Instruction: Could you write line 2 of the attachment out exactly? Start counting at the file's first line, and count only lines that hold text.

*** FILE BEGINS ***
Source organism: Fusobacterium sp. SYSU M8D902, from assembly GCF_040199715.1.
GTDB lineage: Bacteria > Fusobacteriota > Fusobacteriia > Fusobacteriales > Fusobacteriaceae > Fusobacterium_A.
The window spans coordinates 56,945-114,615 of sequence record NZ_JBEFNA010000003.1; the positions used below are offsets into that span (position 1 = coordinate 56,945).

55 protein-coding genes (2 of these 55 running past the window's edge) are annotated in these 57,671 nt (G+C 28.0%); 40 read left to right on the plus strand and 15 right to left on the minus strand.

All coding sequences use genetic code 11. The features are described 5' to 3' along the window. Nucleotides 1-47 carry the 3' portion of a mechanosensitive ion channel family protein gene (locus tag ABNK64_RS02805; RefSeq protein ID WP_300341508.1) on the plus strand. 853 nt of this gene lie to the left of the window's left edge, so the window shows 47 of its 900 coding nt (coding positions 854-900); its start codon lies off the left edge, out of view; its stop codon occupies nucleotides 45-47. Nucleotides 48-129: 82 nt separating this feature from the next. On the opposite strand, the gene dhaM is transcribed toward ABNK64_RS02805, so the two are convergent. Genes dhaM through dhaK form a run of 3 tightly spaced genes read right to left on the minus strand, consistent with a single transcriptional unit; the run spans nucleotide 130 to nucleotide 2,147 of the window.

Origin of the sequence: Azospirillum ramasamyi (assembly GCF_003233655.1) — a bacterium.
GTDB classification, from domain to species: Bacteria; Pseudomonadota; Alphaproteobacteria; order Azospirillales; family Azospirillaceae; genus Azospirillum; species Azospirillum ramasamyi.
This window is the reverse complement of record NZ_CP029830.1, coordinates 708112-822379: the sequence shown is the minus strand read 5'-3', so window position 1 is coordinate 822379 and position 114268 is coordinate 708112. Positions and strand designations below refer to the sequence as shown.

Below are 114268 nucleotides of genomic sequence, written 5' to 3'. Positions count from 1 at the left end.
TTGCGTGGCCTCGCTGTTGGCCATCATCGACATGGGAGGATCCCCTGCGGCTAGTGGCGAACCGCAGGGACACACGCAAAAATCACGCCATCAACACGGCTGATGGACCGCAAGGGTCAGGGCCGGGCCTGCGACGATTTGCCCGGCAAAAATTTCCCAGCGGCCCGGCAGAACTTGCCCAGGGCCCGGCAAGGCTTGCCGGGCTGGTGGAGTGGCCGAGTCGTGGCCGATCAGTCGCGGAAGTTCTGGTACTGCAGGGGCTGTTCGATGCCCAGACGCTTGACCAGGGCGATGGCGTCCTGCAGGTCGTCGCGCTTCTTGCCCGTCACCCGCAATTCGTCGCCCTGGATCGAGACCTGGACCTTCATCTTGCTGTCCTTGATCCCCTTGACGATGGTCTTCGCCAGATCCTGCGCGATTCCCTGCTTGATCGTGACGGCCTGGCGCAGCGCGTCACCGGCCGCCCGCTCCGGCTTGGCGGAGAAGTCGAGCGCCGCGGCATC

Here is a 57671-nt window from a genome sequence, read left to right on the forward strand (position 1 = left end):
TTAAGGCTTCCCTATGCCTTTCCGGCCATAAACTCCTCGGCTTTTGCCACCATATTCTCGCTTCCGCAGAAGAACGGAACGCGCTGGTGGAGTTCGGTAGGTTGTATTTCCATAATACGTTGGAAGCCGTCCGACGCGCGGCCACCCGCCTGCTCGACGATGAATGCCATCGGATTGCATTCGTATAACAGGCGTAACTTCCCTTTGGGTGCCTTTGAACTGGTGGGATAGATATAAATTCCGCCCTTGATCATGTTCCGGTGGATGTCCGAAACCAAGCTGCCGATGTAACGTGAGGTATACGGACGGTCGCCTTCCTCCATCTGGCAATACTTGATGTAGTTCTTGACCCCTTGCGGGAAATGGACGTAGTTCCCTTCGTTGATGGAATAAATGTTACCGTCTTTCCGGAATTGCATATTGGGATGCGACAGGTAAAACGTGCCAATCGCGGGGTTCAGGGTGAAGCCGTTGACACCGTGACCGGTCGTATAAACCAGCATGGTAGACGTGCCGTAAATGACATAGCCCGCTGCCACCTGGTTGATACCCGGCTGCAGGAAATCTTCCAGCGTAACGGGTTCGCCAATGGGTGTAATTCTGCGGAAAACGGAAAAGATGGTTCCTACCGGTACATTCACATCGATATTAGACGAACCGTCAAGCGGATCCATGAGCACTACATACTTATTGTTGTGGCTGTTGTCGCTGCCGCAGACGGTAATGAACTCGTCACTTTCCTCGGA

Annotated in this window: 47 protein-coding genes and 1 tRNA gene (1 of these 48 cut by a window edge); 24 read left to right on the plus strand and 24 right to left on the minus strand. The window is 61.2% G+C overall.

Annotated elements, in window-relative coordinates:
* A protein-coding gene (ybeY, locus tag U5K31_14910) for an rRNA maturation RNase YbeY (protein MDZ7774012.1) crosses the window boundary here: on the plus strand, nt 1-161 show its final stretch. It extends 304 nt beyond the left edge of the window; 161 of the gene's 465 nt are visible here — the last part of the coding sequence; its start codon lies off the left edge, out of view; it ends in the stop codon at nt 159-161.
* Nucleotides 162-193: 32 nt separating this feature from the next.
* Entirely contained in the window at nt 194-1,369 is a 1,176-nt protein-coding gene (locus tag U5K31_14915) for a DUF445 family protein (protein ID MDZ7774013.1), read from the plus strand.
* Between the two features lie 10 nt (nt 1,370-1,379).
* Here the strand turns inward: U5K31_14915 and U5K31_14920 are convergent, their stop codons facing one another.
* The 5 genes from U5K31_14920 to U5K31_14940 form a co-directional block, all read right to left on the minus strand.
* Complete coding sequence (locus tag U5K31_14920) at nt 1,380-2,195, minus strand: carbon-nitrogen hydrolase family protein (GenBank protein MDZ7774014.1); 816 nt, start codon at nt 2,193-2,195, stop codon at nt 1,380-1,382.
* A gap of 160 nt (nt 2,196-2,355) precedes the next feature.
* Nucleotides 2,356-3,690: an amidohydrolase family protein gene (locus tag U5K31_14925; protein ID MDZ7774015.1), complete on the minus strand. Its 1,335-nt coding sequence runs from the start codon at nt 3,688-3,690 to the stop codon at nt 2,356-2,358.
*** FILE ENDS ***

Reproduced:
GTDB lineage: Bacteria > Fusobacteriota > Fusobacteriia > Fusobacteriales > Fusobacteriaceae > Fusobacterium_A.